Plan ahead to train for a paradigm shift in community cat management

Plan ahead to train for a paradigm shift in community cat management


If associated with feline rescue, this two-part webcast may be just the ticket for you!

A two-part training series has been planned by Maddie’s Institute entitled Making the Case for a Paradigm Shift in Community Cat Management, Parts One and Two. It is part of an on-going series of their educational programs. Since it does not seem that the common everyday cat sheltering and animal control policies are necessarily helping felines and are not as humane or effective as some would like, this series would present alternative solutions. It is hoped that programs such as this will offer the most innovative animal welfare information to shelter staff, veterinarians, rescue groups and community members to increase the lifesaving of homeless cats and dogs community-wide.

One of the individuals that believes in the paradigm shift is Dr. Kate Hurley, Director of UC Davis Koret Shelter Medicine Program. She is adamant that shelters need to consider a more radical solution rather than accepting the suffering, stress, illness and death that felines everywhere in our nation’s animals shelters are faced with today. Many times the shelters won’t even take in unowned cats.

To share the specific concepts, utilizing the nation’s leading experts on animal sheltering and community cats, a two-part webcast training series has been established for the following dates:

1. Thursday, June 27th beginning at 9:00 p.m. Eastern Standard Time and

2. Thursday, July 11th again at 9:00 p.m. Eastern Standard Time.

Part one is where Dr. Hurley will scrutinize current practices; comparing them to the most recent evidence-based information surrounding the health and behavioral impacts of what stress can do to cats in shelters along with the statistical likelihood of a live outcome for an unsocialized cat admitted into a shelter.

Information presented by Dr. Hurley will include:

· Common assumptions on which sheltering programs for cats are based.

· Evidence and data analysis: Are common sheltering policies about unsocial/unowned cats evidence-based?

· Do our current methods of running TNR programs really make a difference to the overall problem of community/feral cats coming into shelters and subsequently being euthanized there?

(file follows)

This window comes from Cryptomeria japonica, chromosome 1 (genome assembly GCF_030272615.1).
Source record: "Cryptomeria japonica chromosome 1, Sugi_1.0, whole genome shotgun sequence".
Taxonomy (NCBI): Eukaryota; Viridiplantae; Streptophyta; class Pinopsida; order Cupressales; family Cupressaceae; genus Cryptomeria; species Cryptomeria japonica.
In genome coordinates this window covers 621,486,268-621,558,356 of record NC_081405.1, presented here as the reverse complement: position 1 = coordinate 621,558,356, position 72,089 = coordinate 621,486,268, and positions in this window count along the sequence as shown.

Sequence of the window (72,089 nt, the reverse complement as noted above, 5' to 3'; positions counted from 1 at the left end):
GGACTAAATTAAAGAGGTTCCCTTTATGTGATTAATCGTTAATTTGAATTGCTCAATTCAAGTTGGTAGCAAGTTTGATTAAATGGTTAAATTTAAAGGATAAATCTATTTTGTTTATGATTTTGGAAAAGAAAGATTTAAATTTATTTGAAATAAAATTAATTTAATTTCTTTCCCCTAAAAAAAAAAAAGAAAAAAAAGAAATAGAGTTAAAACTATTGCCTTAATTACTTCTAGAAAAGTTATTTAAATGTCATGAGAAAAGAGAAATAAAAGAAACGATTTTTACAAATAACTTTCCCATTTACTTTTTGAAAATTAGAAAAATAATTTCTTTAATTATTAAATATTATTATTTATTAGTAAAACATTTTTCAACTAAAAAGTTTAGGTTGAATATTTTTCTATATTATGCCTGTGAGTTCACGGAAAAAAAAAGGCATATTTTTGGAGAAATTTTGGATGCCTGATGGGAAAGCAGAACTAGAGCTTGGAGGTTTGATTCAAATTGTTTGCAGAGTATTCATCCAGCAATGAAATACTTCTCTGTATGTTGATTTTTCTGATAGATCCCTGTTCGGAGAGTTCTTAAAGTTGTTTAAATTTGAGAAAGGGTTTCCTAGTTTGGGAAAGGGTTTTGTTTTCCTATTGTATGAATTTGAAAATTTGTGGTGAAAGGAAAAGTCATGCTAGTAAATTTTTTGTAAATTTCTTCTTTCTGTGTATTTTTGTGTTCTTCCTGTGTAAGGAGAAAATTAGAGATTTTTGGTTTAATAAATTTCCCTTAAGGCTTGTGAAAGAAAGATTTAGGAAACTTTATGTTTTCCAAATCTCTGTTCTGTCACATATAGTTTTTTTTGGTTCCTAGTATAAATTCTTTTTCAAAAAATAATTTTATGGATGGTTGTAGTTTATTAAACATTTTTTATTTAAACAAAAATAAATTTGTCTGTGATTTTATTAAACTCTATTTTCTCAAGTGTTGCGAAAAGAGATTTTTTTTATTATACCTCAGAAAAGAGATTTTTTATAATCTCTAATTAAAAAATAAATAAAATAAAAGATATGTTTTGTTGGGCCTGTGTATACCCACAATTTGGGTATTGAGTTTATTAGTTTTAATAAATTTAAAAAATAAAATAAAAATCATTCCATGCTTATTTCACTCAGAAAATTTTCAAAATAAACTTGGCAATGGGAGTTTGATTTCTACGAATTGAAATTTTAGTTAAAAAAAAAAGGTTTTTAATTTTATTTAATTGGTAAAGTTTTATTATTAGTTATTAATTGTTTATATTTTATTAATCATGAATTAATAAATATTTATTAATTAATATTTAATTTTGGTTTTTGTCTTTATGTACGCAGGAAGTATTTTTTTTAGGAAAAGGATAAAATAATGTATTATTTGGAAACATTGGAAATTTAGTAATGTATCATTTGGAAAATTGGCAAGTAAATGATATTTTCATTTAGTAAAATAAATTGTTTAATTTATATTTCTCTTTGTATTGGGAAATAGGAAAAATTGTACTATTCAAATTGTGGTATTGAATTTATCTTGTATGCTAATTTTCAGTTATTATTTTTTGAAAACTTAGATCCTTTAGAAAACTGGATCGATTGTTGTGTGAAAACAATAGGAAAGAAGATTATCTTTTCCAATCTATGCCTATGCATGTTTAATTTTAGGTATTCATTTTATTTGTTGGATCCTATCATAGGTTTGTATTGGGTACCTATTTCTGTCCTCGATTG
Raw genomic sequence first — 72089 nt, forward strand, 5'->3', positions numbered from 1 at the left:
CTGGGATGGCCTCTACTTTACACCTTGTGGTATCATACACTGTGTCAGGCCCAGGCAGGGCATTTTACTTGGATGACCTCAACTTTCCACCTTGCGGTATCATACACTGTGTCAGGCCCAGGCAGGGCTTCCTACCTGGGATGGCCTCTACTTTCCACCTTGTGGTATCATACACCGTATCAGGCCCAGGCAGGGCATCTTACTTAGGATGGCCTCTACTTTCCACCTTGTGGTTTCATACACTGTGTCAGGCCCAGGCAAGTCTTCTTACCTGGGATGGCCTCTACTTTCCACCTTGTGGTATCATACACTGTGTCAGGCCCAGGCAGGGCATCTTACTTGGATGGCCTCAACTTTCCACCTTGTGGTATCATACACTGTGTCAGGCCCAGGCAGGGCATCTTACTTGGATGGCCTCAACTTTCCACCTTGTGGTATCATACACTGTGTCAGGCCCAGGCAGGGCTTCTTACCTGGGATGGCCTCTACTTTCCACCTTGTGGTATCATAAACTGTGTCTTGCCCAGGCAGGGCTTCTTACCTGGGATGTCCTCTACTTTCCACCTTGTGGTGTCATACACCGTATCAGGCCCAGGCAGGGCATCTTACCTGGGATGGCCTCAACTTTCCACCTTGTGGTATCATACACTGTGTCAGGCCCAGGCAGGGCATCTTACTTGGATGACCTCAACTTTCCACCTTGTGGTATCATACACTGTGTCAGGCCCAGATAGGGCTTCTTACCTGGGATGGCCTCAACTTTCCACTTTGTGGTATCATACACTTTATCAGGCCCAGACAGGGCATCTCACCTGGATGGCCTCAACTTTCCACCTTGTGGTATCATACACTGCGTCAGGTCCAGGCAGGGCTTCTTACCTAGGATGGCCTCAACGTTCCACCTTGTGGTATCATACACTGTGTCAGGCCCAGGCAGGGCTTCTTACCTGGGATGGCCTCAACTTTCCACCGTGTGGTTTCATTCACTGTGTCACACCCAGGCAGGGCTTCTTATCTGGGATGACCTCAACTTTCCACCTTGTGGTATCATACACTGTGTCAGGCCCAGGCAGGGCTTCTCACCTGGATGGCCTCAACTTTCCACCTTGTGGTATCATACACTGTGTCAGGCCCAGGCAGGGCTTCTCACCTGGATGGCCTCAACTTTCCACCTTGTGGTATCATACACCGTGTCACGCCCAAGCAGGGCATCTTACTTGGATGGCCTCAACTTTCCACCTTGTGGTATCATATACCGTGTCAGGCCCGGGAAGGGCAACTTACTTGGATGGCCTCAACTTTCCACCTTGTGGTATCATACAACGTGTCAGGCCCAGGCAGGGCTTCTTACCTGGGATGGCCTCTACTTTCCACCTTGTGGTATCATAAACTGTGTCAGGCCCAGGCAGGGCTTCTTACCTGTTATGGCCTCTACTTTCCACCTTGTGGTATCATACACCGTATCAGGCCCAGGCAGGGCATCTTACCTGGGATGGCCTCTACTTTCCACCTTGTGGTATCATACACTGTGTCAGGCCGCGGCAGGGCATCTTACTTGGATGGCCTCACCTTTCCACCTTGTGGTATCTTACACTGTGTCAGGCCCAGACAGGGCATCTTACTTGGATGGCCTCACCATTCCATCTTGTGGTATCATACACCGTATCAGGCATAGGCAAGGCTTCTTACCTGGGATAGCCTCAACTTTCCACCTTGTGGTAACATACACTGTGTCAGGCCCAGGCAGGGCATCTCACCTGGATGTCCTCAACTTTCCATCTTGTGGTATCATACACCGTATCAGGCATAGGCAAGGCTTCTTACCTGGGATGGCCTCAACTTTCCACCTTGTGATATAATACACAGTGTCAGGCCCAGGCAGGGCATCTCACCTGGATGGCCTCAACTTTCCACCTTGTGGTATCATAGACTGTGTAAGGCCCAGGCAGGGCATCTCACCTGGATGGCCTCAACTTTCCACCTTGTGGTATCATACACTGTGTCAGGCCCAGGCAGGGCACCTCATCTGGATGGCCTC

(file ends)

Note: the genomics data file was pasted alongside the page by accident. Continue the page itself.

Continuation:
· As our shelter system moves to a model of capacity planning for humane care and adoption, where do community cats fit into the flow?

Note: In order to get the most out of Dr. Hurley’s presentation, and to help formulate your questions, before attending please read and watch:

· Feline Shelter Intake Reduction Program FAQs, co-authored by Dr. Hurley and Dr. Julie Levy, DVM, PhD, DACVIM.

· Shelter Crowd Control: Keeping Community Cats Out of Shelters, a Maddie’s Institute webcast featuring Dr. Julie Levy.

· Video: Keeping Community Cats Out of Shelters, University of Florida, Maddie's® Shelter Medicine Conference recording with Dr. Julie Levy.

Register for Part One.

Part two will be interactive as the audience will be invited to submit questions to the expert panel presenting the series. All they have to do is to contact [email protected] with the question that you would like to have answered. If a question arises during the second session, it can also be asked live. Opinions are also welcomed.

Part two will include a host of other experts conducting the Q&A discussion presented in part one. Panelists for Part Two are:

· Kate Hurley, DVM, MPVM, Director of the UC Davis Koret Shelter Medicine Program. Dr. Hurley has been working in shelters since 1989. Since completing the shelter medicine residency and undertaking the direction of the Koret Shelter Medicine Program, Dr. Hurley has become a recognized leader in the field of shelter medicine. She has worked extensively with shelters of every size and management type, and has consulted with shelters from all regions of the United States on subjects ranging from control of a specific outbreak to shelter health care programs and facility design. She regularly speaks nationally and internationally on topics related to shelter animal health.